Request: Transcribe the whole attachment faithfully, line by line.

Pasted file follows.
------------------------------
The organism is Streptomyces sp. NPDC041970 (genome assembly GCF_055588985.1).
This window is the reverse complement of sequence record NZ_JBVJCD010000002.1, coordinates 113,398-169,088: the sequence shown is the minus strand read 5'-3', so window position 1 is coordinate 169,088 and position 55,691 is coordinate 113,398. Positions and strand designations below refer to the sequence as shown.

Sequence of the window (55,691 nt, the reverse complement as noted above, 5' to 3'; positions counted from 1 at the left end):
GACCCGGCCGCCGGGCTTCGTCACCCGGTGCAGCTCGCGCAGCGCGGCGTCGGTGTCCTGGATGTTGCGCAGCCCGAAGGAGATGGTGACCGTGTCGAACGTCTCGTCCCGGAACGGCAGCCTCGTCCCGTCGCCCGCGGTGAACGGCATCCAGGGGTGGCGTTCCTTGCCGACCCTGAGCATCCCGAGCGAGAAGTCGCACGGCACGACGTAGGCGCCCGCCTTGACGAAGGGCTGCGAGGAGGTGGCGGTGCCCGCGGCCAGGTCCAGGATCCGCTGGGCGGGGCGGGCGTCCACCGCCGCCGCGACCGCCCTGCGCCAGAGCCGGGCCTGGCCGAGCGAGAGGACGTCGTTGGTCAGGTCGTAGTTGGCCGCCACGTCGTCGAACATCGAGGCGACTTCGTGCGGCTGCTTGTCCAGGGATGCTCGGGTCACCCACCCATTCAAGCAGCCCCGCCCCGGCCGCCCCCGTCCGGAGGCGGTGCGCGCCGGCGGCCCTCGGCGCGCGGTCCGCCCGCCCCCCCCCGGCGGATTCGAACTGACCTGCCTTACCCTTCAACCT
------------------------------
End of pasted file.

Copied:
The organism is Streptomyces sp. NPDC041970 (genome assembly GCF_055588985.1).
This window is the reverse complement of sequence record NZ_JBVJCD010000002.1, coordinates 113,398-169,088: the sequence shown is the minus strand read 5'-3', so window position 1 is coordinate 169,088 and position 55,691 is coordinate 113,398. Positions and strand designations below refer to the sequence as shown.

Sequence of the window (55,691 nt, the reverse complement as noted above, 5' to 3'; positions counted from 1 at the left end):
GACCCGGCCGCCGGGCTTCGTCACCCGGTGCAGCTCGCGCAGCGCGGCGTCGGTGTCCTGGATGTTGCGCAGCCCGAAGGAGATGGTGACCGTGTCGAACGTCTCGTCCCGGAACGGCAGCCTCGTCCCGTCGCCCGCGGTGAACGGCATCCAGGGGTGGCGTTCCTTGCCGACCCTGAGCATCCCGAGCGAGAAGTCGCACGGCACGACGTAGGCGCCCGCCTTGACGAAGGGCTGCGAGGAGGTGGCGGTGCCCGCGGCCAGGTCCAGGATCCGCTGGGCGGGGCGGGCGTCCACCGCCGCCGCGACCGCCCTGCGCCAGAGCCGGGCCTGGCCGAGCGAGAGGACGTCGTTGGTCAGGTCGTAGTTGGCCGCCACGTCGTCGAACATCGAGGCGACTTCGTGCGGCTGCTTGTCCAGGGATGCTCGGGTCACCCACCCATTCAAGCAGCCCCGCCCCGGCCGCCCCCGTCCGGAGGCGGTGCGCGCCGGCGGCCCTCGGCGCGCGGTCCGCCCGCCCCCCCCCGGCGGATTCGAACTGACCTGCCTTACCCTTCAACCT